When I was a student, there was nothing more I hated than having to go around the room on the first day of class and say why we were there. Or what we wanted out of the class. Or even something less obtrusive like what's your major. I swore to myself that I would never do that when I became a teacher. It's stupid. Plus it provides me with no information that will cause me to remember their names--something I warn them on the first day I'll never remember. Yes: I won't forget what they said or where they sat or what they wore. But theirs names no way. Early on-set dementia, who knows?
Some teachers would say this is irresponsible. And maybe it is. But all teachers have strengths and weaknesses. And that's one of mine. I have worse ones. Like when I open things up for class discussion, and someone starts speaking, I talk over them. What can I say? I get excited. And I'm obnoxious. And who said that it's a teacher's responsibility to exemplify good manners? I like things messy in the classroom, and there's no doubt that I cause a good share of it. Also: why not put students in a situation where they're forced to be a little aggressive? Of course, I keep my eye out for the shy ones, may call on them, and sometimes because they know that, they often are more likely to participate--they don't want me to interrogate them about an assigned reading.
And I do in my class use the word interrogate. So there.
You could say I'm reclaiming it.
So: this semester in my creative non-fiction class, I decided it was time for me to think of some sort of strategy to make me remember their names. No matter how much we may like to deny it, the CNF classroom always becomes in some weird way partly a cathartic space. (If it made just a bit more money, I would be running support groups for a living.)
This was my new idea, and it worked. At least I hope it's a new idea. I'm always afraid of offering what I do in the classroom. I'm afraid I might have unconsciously stole it.
I took the old idea of putting students in pair and having them interview one another. I tried to give them some decent questions: name three props that have touched your life in a weird way, offer examples of a particular vocabulary that you think you may be the only person in this room possesses, etc. You can imagine the drill.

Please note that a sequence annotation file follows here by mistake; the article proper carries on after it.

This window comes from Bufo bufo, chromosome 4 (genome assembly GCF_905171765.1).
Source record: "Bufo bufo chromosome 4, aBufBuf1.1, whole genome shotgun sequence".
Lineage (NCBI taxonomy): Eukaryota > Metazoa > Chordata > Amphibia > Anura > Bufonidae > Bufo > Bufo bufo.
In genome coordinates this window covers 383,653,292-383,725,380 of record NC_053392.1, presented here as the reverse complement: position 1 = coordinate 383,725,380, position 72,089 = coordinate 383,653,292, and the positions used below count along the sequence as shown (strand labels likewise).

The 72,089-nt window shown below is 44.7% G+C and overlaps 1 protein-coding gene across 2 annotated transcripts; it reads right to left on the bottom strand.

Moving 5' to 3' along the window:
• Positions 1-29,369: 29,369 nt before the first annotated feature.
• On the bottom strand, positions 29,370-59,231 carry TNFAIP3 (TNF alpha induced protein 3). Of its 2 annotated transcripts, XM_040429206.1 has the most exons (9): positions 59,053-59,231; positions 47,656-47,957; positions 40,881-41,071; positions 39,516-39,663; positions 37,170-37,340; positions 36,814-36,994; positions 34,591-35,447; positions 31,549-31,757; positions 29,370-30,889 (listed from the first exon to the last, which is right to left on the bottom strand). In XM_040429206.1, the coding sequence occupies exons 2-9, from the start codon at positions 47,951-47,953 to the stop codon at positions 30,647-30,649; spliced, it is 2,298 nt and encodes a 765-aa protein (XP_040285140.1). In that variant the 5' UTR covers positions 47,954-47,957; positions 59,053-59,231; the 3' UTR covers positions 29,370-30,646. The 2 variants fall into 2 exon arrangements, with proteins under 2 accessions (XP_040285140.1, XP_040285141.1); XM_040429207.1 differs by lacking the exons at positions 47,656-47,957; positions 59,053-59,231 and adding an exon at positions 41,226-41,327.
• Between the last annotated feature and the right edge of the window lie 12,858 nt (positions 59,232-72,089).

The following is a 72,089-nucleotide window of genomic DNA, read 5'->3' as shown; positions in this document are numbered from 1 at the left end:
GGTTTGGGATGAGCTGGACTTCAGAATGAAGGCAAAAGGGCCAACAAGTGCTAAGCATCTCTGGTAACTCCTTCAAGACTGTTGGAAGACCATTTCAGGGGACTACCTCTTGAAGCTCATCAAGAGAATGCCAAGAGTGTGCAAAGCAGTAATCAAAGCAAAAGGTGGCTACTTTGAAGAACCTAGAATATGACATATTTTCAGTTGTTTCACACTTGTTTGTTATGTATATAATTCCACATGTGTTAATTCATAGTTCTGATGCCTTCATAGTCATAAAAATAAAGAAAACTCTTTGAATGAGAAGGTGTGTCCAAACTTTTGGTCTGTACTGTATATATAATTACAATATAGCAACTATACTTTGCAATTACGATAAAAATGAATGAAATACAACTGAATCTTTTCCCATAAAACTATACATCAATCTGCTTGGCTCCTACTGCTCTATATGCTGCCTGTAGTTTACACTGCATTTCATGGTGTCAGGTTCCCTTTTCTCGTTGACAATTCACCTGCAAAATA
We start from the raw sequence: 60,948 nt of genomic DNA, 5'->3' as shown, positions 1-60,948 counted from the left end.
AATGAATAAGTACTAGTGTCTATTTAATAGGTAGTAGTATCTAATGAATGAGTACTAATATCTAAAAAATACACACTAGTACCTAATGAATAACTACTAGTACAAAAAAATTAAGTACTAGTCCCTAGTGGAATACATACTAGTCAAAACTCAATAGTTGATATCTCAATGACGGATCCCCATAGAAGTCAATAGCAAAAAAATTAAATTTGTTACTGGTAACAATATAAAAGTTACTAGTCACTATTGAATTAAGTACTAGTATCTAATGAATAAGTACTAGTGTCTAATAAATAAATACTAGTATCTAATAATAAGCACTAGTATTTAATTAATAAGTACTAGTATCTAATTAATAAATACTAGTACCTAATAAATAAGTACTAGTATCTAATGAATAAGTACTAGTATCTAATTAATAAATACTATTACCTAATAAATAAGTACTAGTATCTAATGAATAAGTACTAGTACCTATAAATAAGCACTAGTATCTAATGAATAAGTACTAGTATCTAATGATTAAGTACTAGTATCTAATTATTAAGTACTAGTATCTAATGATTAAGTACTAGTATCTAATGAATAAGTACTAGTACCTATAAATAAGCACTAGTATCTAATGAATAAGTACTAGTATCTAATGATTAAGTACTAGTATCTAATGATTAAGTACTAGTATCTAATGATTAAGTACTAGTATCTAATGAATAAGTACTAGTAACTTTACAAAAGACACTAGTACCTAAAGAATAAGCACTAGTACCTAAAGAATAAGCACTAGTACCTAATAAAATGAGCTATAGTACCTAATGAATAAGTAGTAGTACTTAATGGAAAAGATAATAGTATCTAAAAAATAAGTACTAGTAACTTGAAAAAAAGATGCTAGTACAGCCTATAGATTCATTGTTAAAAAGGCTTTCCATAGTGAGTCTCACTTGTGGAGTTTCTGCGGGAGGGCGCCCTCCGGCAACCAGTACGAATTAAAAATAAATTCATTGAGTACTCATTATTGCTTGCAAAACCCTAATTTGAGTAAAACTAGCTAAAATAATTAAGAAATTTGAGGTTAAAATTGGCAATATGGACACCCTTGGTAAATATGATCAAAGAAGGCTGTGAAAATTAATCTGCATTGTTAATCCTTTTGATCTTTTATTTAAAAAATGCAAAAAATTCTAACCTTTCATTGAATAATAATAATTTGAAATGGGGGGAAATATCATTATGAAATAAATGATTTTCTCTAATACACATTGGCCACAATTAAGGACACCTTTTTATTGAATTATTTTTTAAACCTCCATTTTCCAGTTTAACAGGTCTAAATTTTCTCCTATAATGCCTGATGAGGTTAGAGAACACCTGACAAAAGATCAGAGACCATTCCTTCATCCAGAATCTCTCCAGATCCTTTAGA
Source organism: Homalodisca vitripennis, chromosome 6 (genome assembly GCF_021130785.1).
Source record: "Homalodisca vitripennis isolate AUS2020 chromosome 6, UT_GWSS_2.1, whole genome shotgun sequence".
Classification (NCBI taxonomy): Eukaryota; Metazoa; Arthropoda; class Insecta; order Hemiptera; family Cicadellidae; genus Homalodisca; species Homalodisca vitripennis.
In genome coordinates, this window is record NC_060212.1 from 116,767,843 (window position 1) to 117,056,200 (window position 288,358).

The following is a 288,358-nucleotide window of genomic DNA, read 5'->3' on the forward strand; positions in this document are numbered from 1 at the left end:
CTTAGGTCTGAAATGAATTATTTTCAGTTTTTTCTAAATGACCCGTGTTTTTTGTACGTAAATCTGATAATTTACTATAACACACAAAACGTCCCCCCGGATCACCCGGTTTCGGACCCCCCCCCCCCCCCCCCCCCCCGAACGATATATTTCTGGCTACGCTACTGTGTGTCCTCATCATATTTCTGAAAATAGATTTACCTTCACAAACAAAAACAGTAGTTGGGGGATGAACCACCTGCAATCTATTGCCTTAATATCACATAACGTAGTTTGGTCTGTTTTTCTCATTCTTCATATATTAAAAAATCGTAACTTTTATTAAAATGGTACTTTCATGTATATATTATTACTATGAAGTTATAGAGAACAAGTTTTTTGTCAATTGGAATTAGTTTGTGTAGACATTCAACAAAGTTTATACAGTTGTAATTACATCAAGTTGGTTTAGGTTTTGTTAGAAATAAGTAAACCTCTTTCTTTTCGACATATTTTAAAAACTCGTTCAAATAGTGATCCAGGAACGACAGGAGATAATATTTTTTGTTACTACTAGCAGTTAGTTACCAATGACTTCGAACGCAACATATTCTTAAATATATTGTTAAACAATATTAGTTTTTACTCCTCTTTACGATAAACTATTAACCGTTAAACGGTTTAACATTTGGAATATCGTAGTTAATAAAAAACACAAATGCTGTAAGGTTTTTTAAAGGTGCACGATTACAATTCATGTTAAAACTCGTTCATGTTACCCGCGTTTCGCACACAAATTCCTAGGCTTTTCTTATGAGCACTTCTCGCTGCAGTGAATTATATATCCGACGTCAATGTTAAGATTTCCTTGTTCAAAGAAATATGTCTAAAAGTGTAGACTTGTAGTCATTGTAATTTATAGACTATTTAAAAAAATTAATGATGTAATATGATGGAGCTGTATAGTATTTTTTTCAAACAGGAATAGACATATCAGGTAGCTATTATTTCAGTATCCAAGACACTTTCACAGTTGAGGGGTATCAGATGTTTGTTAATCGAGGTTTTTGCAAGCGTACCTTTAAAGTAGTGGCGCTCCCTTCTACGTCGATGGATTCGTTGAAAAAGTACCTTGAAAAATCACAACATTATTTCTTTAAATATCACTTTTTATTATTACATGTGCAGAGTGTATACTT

But this time I did something different. I didn't focus on the retelling of the information. I sent my students home with information based on the information they received in private with their partner.
This is what I told my students: based on your partner's information, make a gift for them--obviously, it is not a requirement to spend a single cent, but make them a gift that you think they would like, and IT MUST BE WRAPPED SO THE STUDENT CAN OPEN IT IN CLASS. Then you will need to explain why you got them what you did.
I was shocked how well it worked. Because I haven't asked my students' permission, I won't reveal any of the results except in the most vague ways. But for someone like myself who steers away from what could be perceived as cloying CNF exercises, I was in awe at the amount of time, thought, and energy that went into the presents. It provided specific information and in some case what the person offered their partner was something that could be used in their own work (ie DVD, a diorama, etc.)
It was entertaining for all of us--and suspenseful--is there anything more tension-filled than the spectacle of someone opening a gift? I should say I love nervous energy in the classroom. I have a worse attention span than my students. And this exercises corrected that.
It also gave me the ability to remember their names.
The Writers' Block
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